Course Homepage - Fall 2000

Time: Tuesdays and Thursdays, 9:00 A.M. - 10:20 A.M.
Place: Adamson Wing, Baker Hall 136A
Bboard: academic.psy.85-711

Professor: Herbert A. Simon
(BH 339, ext. 8-2787)
Teaching Assistant: Ken Kwok
Tuedays 10.30 - 12.30 pm (BH 455B, ext. 8-8113)
Fridays 1.00 - 2.00 pm (MI 110C, ext. 8-4567)
Other times by appointment
Executive Assistant: Janet New Hilf
(BH 339, ext. 8-2801)



This course is no longer being conducted.

Professor Herbert A. Simon, 
winner of the 1978 Nobel Prize in Economics and many prestigious
international scientific awards for his work in cognitive psychology
and computer science, died Feb. 9, 2001 at the age of 84.

  • Course Introduction
  • Syllabus/Schedule
  • Reading List
  • Homework Assignments
  • Class Notes/References/Past Exams
  • Project Resources
  • Other Links



    Course Introduction

    This course provides a graduate-level introduction to human cognitive processes, treated from an information- processing point of view. As other courses emphasize neurophysiology and simple cognitive processes, this course will emphasize problem solving and other complex tasks, and the organization of the cognitive system, viewed at the symbolic level.

    In this course, you will be expected to acquire (1) a knowledge of contemporary theory of how people think and learn by processing symbols, and the empirical evidence supporting (or challenging) the theory, and (2) some fundamental research skills useful for exploring these questions. In addition to skills of designing and carrying out standard laboratory experiments, you will have opportunities to acquire and practice skills (a) of using and constructing computer programs to simulate human cognitive processes and (b) of obtaining and analyzing verbal thinking-aloud protocols as an important source of data for cognitive studies.

    Three main threads run through the course simultaneously: (1) the contemporary theory of human cognition and its empirical base, (2) task environments for studying cognition and (3) methods for modeling behavior and securing empirical data. The course is organized mainly along the first thread. The sequence of major topics is shown on the following schedule.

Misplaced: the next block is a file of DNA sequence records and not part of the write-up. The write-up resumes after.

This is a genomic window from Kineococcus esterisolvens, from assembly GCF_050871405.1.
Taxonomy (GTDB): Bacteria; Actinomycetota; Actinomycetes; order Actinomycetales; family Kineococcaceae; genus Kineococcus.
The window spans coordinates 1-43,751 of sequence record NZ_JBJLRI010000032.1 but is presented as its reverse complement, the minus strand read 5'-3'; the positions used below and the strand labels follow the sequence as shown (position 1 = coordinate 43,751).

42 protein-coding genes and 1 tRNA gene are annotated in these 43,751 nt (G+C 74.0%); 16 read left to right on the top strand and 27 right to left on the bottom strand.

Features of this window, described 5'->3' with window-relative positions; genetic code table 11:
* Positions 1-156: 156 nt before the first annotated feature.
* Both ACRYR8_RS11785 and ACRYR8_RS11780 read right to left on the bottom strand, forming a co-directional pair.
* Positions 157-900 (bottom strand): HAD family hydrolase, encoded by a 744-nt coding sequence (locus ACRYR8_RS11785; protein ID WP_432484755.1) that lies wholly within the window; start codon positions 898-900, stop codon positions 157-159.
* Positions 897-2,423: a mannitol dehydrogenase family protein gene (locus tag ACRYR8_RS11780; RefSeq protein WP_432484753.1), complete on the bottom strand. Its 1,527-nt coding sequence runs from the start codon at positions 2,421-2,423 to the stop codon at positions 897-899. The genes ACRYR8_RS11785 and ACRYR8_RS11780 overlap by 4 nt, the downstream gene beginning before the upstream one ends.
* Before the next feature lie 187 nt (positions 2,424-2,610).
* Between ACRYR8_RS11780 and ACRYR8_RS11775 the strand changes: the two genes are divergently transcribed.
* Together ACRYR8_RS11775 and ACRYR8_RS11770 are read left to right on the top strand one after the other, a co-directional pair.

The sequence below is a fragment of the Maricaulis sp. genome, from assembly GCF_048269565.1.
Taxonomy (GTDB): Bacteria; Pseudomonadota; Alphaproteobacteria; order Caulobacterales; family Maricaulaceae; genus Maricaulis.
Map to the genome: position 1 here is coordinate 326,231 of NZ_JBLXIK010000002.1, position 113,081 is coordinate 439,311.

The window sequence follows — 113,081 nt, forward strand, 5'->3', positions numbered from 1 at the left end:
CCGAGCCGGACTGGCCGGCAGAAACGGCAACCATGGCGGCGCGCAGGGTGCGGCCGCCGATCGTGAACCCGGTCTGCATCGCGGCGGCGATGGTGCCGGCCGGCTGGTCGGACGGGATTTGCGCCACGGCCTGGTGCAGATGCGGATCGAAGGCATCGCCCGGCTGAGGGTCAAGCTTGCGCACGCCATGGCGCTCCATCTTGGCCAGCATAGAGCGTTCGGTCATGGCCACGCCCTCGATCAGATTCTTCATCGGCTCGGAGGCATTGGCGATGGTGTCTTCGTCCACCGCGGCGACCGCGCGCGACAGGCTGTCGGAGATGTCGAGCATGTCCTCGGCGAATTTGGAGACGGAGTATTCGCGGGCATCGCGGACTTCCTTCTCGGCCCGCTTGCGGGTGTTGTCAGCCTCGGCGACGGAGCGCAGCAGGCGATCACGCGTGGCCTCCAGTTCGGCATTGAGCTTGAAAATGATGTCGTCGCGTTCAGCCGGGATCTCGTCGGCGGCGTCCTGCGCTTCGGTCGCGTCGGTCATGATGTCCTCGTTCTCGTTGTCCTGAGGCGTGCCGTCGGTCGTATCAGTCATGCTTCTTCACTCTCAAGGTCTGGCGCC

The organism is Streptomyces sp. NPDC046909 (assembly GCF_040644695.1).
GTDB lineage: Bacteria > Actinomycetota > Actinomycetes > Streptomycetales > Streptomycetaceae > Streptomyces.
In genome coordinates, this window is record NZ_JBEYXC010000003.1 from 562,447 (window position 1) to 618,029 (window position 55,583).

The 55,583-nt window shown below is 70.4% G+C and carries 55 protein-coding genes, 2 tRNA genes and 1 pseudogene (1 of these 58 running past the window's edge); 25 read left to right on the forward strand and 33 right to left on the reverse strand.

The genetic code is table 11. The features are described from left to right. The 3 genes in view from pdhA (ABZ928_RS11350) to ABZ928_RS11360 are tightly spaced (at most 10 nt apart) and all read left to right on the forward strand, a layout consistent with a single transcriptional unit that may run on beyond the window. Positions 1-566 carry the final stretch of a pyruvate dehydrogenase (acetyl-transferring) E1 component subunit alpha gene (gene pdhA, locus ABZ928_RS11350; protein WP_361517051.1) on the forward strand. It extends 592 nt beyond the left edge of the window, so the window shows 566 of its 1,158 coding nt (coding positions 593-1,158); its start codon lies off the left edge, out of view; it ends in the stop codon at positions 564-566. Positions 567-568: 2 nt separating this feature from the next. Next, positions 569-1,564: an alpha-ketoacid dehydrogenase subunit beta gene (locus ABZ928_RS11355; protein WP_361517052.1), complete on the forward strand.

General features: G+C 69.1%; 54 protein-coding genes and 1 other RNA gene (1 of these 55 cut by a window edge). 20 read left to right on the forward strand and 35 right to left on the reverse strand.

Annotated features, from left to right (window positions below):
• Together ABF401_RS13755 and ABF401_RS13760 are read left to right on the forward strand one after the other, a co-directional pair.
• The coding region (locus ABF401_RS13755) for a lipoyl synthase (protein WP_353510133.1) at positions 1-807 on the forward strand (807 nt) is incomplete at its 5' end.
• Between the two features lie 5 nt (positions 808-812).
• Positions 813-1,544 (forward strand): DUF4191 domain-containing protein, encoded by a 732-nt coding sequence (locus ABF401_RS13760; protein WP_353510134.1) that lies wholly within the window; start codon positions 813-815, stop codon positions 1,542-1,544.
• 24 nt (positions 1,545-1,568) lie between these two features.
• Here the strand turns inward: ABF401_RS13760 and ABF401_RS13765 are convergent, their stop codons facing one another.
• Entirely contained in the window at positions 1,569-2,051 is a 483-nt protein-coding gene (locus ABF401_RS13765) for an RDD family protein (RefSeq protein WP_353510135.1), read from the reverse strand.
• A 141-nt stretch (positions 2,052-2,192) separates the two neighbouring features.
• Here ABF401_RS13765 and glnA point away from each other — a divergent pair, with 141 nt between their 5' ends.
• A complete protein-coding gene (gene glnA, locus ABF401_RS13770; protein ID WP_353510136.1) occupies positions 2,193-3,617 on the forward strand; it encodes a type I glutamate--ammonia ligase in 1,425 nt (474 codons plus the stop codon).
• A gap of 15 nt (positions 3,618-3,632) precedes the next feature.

* [bracketed] readings are optional.

    General Introduction
    A.  Overview: Approaches to Cognition
                Sciences of the Artificial (SofA), Ch. 1;
                *[Simon & Kaplan, Foundations, 
                Secs 1.1-1.3, 1.5 thru p. 31, pp. 37-44];
                Newell & Simon [N&S], Ch. 2;
                *[N&S, Historical addendum]
    B.  Issues:
            Functional v. process interpretation of systems
            Serial/parallel; symbolic/non-symbolic
            Social context of cognition
            Empirical methods
    C.  Production systems as notation
    D.  Protocol analysis as experimental tool
    E.  Computers and brains are physical symbol systems
    Architecture: Introductory View
    A.  Overall model: Structure and process
                Simon I:2.3;  *[Card et al., ch. 2]; 
                Richman, et al. (1995)
    B.  STM
                Simon II:2.4, *[I:2.2]; *[Baddeley] 
    C.  LTM/Epam
                *[Simon, I:3.2],*[Feigenbaum & Simon, II.3.4]
    Problem Solving in Knowledge-Lean Domains
     A. Theory of problem solving
                  SofA, ch. 3
        1. Problem spaces: *[N&S, Ch.3]
        2. Heuristic search: *[N&S, Ch.4]
    B. Protocol Analysis:  Ericsson & Simon, 1980,
                *[N&S. Ch.6] 
    C. Models:  List structures, strategies
        1.  Missionaries and Cannibals: 
                *[Jeffries et al., Simon & Reed, I:4.6]
        2.  Tower of Hanoi: Simon I:4.5
        3.  Cryptarithmetic: *[N&S, Ch.5-7 (esp. 7)]
    D. Problem Understanding
        1.  Understanding algebra word problems: 
                Simon I:4.4
        2.  Understanding Tower of Hanoi Isomorphs:
                Simon I:7.1, *[II:4.8]
        3.  Understanding physics word problems: